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Wednesday
Mar232016

The Dark Knight Rises

Vice Provost Rex Knight's effigy goes up in flames.The Cheese Grater has already said it once this year (see CG 51), but it’s been another rough term for the previously mighty UCL Residences, and given the events of the past month things won’t be looking up for some time. If the optimistic projections of the rent strike’s organisers are to be believed, a movement that began as an isolated response to building works at Campbell House West will next term pit 500 halls residents and over £1 million in withheld rent against College management.

While the strike has proved a boon for the resurgent UCL le and slathering Independent hacks alike, Col- lege has responded with customary tact and grace: threatening to expel the President of Pi Media, admitting that they don’t consider low-income students when setting inflation-busting rents, and trying to pass off  a rent increase as a cut during negotiations with campaigners.

Despite the strikers demanding an immediate 40 per cent cut that some insiders privately admit is unachievable, College’s bungled and mismanaged response to the Cut the Rent campaign has handed momentum – and public sympathy – to a group whose approach to negotiations most recently consisted of an enforced retirement party for their bête noir, Vice Provost (Operations) Rex Knight.  The protest, initially billed as a premature victory party for rent strikers in Camden’s Max Rayne House – who have in fact yet to be offered special compensation of the sort awarded to residents of Campbell House West and Hawkridge House – took on a new form after Knight went the same way as blundering Estates boss Andrew “Who Cares If Poor People Can’t Afford To Study In London” Grainger and embarrassed himself in the national press.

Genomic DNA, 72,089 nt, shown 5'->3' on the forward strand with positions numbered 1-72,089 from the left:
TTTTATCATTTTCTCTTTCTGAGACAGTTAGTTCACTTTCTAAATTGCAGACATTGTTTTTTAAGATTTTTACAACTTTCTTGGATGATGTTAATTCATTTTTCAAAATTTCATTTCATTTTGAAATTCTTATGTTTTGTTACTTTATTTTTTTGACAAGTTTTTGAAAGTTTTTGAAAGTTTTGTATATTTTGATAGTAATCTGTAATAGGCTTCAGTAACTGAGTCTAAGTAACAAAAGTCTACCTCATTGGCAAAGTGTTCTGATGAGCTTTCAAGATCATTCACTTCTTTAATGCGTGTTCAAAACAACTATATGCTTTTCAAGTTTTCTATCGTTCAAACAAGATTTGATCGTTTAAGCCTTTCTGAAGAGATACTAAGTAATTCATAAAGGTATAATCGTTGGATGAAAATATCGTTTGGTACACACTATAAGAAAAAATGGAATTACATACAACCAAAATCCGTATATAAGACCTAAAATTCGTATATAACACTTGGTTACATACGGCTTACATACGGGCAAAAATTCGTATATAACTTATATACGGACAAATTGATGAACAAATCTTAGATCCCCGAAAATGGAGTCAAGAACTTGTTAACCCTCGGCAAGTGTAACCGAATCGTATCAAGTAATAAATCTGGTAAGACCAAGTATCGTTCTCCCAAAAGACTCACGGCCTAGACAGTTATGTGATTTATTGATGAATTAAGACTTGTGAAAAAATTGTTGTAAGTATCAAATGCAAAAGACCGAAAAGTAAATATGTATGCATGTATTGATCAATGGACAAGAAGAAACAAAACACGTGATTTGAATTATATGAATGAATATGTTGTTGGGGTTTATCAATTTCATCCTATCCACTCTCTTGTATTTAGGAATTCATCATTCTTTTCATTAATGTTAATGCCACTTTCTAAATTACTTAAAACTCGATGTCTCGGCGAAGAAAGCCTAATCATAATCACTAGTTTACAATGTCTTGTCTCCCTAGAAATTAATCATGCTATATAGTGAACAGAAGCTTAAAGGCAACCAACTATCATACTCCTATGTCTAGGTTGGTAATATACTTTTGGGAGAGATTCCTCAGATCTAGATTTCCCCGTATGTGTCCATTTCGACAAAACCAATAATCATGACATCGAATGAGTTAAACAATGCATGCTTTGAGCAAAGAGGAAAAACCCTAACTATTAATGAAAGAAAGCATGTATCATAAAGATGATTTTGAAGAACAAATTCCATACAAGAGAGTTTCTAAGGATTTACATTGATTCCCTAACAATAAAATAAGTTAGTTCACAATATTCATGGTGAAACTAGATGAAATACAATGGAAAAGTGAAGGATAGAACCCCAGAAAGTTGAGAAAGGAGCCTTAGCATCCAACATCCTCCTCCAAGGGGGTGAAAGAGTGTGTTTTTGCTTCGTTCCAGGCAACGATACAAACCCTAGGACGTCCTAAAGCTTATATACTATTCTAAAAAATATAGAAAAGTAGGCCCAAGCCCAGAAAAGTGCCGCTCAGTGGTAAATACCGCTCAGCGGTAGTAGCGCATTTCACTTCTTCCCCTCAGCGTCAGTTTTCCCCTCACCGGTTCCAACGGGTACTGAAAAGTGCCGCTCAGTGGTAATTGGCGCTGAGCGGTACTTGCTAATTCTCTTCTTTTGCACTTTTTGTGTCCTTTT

Knight, whose career at UCL appears to have been dedicated to picking fights (see special report), has invigorated campaigners with his determination to do the unthinkable: make Pi Media relevant again. In a surprisingly journalistic turn, its President – high-kicking BNOC Becky Pinnington – earlier this month obtained con dential documents detailing projected surpluses for halls income from Andrew Grainger’s Outlook calendar, and promised to drip-feed their contents Wikileaks-style over the following weeks. Knight, with customary warmth, alledgedly responded by threatening to dismiss Pinnington and anyone else working on the story, and made them delete any con dential material they had downloaded, before offering an interview in which nobody was allowed to mention the documents themselves.

When the Independent, Guardian, National Union of Journalists and the editor-in-chief of The Sun Tony Gallagher promptly offered their public support for the #JeSuisPinnington cause and accused UCL of censorship, it proved just how successful Knight’s heavy-handed attempts at crisis management were.

Knight’s role in attempting to gag Pi – who have received little if any support from a Union Executive that looks increasingly unwilling to get involved in anything requiring time, effort or independent thought – led to the disconcerting spectacle of dozens of protestors marching from campus and down Tottenham Court Road wearing masks of Knight’s face, before his effigy went up in flames on the Euston Road.

While cumbersome chants about UCL’s so-called “censori- ous overlord” are unlikely to catch on, rent strikers are confident that the battle is theirs for the taking. College has yet to offer anything more than a real terms rent freeze (aka a rise in line with inflation) for the next academic year, but residents on strike and in arrears at some halls have yet to be served with their compulsory notices to quit. With Residences having backed down from an initial threat to  fight strikers in the courts, a neat resolution – even one year on from the initial dispute with UCL – seems unlikely anytime soon.